In Highsmith’s stunning crime novel, Tom Ripley is a small-time confidence man who takes on a job and subsequently a new identity, aided by murder he justifies to himself by hating his friends and their wealth.
The Death of Ivan Ilyich by Leo Tolstoy
Another stand-out classic of Russian literature, this story follows Ivan, a judge who falls and hurts his side, but thinks nothing of it until the injury persists and he is told it is fatal. Like Raskolnikov, Ivan’s internal monologue makes up a large portion of the book.
Contemporary Books Like Crime and Punishment
A Curse on Dostoevsky by Atiq Rahimi
Rassoul kills an old woman with an axe and, remembering reading Crime and Punishment in school, his behavior afterward is influenced by the classic. However, his attempts to behave better than Raskolnikov have questionable results.
My Sister, the Serial Killer by Oyinkan Braithwaite
Also known in Nigeria as Thicker Than Water, this book follows Korede, a nurse who has cleaned up more than one crime scene for her sister Ayoola, who has a terrible habit of killing her boyfriends. When Ayoola starts dating a doctor Korede loves, she has to examine her own actions.
American Psycho by Bret Easton Ellis
Patrick Bateman is an investment banker and a serial killer, or at least so he claims. The masterful perspective shifts suggest that Bateman may be imagining his life of crime, but it’s never certain.
Vicious by V.E. Schwab
In this dark take on superheroes, the villains have the floor. Victor and Eli were college students when they discovered that near-death experiences can imbue a person with powers, and they experimented until they both became superpowered. Now Victor is trying to stop Eli from using his powers.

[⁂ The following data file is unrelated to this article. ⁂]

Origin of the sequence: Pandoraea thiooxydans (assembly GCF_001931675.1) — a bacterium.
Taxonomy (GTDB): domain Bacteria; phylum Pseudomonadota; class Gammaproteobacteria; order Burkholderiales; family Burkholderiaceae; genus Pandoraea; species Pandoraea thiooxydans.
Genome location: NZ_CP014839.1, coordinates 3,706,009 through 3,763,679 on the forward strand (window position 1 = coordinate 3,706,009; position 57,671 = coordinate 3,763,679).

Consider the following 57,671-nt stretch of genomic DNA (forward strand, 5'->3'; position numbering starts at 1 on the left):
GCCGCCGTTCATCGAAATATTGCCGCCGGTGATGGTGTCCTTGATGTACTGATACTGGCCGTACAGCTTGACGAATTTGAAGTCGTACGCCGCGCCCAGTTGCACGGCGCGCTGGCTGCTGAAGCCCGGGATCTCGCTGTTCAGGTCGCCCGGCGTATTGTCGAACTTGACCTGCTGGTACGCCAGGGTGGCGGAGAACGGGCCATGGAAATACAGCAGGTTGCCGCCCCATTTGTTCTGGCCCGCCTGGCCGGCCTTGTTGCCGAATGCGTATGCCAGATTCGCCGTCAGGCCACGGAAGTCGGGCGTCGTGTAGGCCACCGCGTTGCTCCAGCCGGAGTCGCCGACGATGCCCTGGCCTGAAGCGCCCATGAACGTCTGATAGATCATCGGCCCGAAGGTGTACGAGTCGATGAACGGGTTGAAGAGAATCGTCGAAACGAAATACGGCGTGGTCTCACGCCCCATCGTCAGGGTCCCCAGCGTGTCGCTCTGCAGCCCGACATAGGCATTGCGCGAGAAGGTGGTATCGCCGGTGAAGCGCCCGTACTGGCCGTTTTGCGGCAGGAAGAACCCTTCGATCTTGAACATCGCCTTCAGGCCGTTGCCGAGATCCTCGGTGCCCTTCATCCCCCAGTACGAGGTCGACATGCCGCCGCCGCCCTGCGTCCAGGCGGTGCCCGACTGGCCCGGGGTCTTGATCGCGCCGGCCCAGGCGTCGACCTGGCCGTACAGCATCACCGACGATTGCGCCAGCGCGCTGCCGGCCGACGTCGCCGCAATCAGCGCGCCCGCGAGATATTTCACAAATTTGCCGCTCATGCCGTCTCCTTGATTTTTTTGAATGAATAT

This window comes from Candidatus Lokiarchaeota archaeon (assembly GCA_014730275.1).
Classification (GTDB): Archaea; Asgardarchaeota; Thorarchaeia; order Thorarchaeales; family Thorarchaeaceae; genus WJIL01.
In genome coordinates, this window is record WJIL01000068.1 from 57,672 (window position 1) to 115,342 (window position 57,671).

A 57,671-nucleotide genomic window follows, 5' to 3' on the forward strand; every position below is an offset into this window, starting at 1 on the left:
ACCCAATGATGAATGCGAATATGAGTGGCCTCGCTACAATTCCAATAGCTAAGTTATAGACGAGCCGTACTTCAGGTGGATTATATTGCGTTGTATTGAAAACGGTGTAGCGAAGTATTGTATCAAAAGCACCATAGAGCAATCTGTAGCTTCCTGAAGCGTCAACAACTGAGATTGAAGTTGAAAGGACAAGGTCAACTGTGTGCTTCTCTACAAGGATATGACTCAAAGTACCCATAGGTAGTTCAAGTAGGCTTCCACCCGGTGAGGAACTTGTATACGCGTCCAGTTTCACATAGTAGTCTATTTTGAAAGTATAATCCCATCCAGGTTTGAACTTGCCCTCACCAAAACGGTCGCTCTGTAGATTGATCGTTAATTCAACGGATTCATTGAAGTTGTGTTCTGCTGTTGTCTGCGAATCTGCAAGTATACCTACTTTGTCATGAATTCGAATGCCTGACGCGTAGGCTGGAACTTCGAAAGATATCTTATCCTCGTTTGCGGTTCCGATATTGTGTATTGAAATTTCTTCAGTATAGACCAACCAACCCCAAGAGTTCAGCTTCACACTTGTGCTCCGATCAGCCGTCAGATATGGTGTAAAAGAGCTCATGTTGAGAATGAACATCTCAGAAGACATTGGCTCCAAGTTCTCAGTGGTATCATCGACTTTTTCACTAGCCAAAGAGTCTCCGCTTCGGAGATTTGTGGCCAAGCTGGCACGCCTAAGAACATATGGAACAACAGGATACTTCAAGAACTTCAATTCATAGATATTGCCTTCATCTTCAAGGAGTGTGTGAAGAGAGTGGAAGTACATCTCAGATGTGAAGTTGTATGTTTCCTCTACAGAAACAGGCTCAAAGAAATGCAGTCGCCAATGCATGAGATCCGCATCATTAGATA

Confessions of a Yakuza by Dr. Junichi Saga
Believed to be nonfiction, this is the story of the last Yakuza in Japan, as told to a doctor at the end of his life. Eiji was a gambler and a murderer in the first half of the 20th century.
Perfume: the Story of a Murderer by Patrick Süskind
Jean-Baptiste Grenouille is born a super-smeller with no odor of his own, and eventually becomes a perfumer. But his obsession with one particular scent drives him to obsession.
The Collector by John Fowles
This book follows Frederick, who has admired Miranda for years without ever attempting to befriend her, and decides to kidnap her in order to make her fall in love with him. His obsession, though quite different than that of Raskolnikov, may seem familiar to readers.
The Obsession by Jesse Q. Sutanto
Logan is watching Delilah, convinced that they are meant to be together. When he happens to see her kill her stepfather, and has video to prove it, he decides to blackmail her into loving him. Unfortunately for Logan, she is done being manipulated by men.
The Nothing Man by Catherine Ryan Howard
A serial killer called The Nothing Man — because the cops have nothing on him — is the subject of a new true crime memoir by Eve, the one woman who survived as a child. The memoir is a book within a book, currently being read by Jim, a grocery store clerk who is about to realize that Eve is too close to finding him — so it’s time for him to finish the job.
And if you don’t want a whole book like Crime and Punishment, but would like a laugh, check out these one-star reviews of Crime and Punishment. Hoping for more historical fiction? Check out our list of books like Gentleman in Moscow, and our list of Cold War books!